Chuka Umunna dissects what went wrong for Labour. Photo: Getty
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Chuka Umunna calls for Labour to target Conservatives and "aspirational, middle-class voters"

The shadow business secretary gives a clear pitch for the Labour leadership, decrying the party's narrow appeal.

Chuka Umunna, the shadow business secretary and MP for Streatham, is likely to run for the Labour leadership. And he has made a clear pitch in an article for the Observer. It is based on broadening Labour's appeal to "aspirational, middle-class voters" rather than relying on a "core vote" strategy.

He is scathing about who the party has been targeting:

We tried to cobble together a 35% coalition of our core vote, disaffected Lib Dems, Greens and Ukip supporters. The terrible results were the failure of that approach writ large. We need a different, big-tent approach – one in which no one is too rich or poor to be part of our party. Most of all, we need to start taking large numbers of votes directly from the Conservatives.

He blames Labour's defeats in England on the party's impression that it didn't side with "those who are doing well". He even hits out at Labour for allowing the perception that it favoured ideological taxation: "Sometimes we made it sound like we saw taxing people as a good in itself, rather than a means to an end."

It's a pitch that reflects what he told George in a recent interview about the 50 per cent top rate of tax not being a permanent measure.

This appears to be a Blairite pitch, calling for a "big tent" approach, speaking up for the middle classes, championing "aspiration", not pandering to anti-immigration sentiment, and warning the party against being anti-business.

But I think it's more nuanced than that. Umunna for a while has been discussing how much he hates PMQs, and the trappings of traditional Westminster politics. In this piece, he goes further. He recommends parliament leaving the Palace of Westminster and moving into a "new, modern, accessible site fit for purpose". And he calls for an "end to machine politics".

It was the New Labour years that cemented machine politics, by which I take to mean top-down discipline, water-tight whippery, on-message sloganeering, what shadow health minister Jamie Reed calls a "professional, clinical political force".

So it's worth noting that, while Umunna's pitch for the party's direction sounds unashamedly Blairite, he is looking to change the way it does politics. This element might play well with those MPs whose first choice for leader wouldn't be a metropolitan liberal like Umunna (figures like Jamie Reed, Simon Danczuk, Liam Byrne, maybe), but who would like a more straight-talking, authentic party in order to salvage its message to blue collar voters.

UPDATE 10/5/15 11:31

Paul Flynn, cantankerous leftwing firebrand and author of the popular How to be an MP, has thrown his weight behind Umunna.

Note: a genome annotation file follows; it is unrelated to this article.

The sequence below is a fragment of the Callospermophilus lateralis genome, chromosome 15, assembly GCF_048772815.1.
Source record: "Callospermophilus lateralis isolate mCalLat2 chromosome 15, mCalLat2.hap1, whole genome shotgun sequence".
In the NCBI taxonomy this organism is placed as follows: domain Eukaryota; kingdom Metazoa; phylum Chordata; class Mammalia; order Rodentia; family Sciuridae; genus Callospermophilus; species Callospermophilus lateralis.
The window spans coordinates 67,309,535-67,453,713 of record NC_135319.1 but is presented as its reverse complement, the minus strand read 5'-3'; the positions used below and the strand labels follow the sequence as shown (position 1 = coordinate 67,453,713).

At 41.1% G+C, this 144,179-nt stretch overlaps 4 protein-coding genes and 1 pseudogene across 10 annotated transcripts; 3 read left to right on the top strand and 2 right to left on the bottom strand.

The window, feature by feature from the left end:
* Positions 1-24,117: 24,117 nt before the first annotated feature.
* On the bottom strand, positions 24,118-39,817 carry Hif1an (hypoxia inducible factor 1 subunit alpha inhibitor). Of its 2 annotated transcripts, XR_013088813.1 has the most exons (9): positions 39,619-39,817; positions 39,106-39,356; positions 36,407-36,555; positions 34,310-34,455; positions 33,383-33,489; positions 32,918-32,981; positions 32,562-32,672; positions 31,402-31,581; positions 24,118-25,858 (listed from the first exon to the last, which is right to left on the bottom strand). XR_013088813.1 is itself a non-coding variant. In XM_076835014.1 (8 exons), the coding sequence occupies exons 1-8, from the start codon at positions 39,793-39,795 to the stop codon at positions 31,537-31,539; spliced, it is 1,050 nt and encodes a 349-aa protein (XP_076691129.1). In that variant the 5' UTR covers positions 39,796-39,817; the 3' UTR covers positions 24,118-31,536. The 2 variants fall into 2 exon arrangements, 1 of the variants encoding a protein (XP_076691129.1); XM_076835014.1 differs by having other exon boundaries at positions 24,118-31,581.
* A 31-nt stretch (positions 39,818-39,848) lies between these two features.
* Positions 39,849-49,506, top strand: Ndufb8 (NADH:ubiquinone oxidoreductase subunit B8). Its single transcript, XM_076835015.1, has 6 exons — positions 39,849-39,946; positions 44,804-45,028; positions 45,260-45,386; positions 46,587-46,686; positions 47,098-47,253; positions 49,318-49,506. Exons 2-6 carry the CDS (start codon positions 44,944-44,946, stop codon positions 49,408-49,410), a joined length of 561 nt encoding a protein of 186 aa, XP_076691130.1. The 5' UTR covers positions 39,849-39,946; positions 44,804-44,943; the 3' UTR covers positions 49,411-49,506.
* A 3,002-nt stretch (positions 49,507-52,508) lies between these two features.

As the only MP to vote for Ed Miliband as his fifth choice in the 2010 leadership election, Flynn has always been a critic. In an interview I did with him, he asked:“One Nation – what the f*** does that mean?”

In a new post on his blog, he laments that Labour is "too nice to dump its leaders" and calls Miliband "an electoral liability".

He concludes:

To restore public trust in Labour we need an eloquent, charismatic personality strengthened by intellectual depth and debating skills.

I have made my choice. It's Chuka.

Anoosh Chakelian is deputy web editor at the New Statesman.

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How austere will Philip Hammond be?

The Chancellor must choose between softening or abandoning George Osborne's approach in his Autumn Statement. 

After becoming Chancellor, Philip Hammond was swift to confirm that George Osborne's budget surplus target would be abandoned. The move was hailed by some as the beginning of a new era of fiscal policy - but it was more modest than it appeared. Rather than a statement of principle, the abandonment of the 2019-20 target was merely an acceptance of reality. In the absence of additional spending cuts or tax rises, it would inevitably be missed (as Osborne himself recognised following the EU referendum). The decision did not represent, as some suggested, "the end of austerity".

Ahead of his first Autumn Statement on 23 November, the defining choice facing Hammond is whether to make a more radical break. As a new Resolution Foundation report notes, the Chancellor could either delay the surplus target (the conservative option) or embrace an alternative goal. Were he to seek a current budget suplus, rather than an overall one (as Labour pledged at the last general election), Hammond would avoid the need for further austerity and give himself up to £17bn of headroom. This would allow him to borrow for investment and to provide support for the "just managing" families (as Theresa May calls them) who will be squeezed by the continuing benefits freeze.

Alternatively, should Hammond merely delay Osborne's surplus target by a year (to 2020-21), he would be forced to impose an additional £9bn of tax rises or spending cuts. Were he to reject any further fiscal tightening, a surplus would not be achieved until 2023-24 - too late to be politically relevant. 

The most logical option, as the Resolution Foundation concludes, is for Hammond to target a current surplus. But since entering office, both he and May have emphasised their continuing commitment to fiscal conservatism ("He talks about austerity – I call it living within our means," the latter told Jeremy Corbyn at her first PMQs). For Hammond to abandon the goal of the UK's first budget surplus since 2001-02 would be a defining moment. 

George Eaton is political editor of the New Statesman.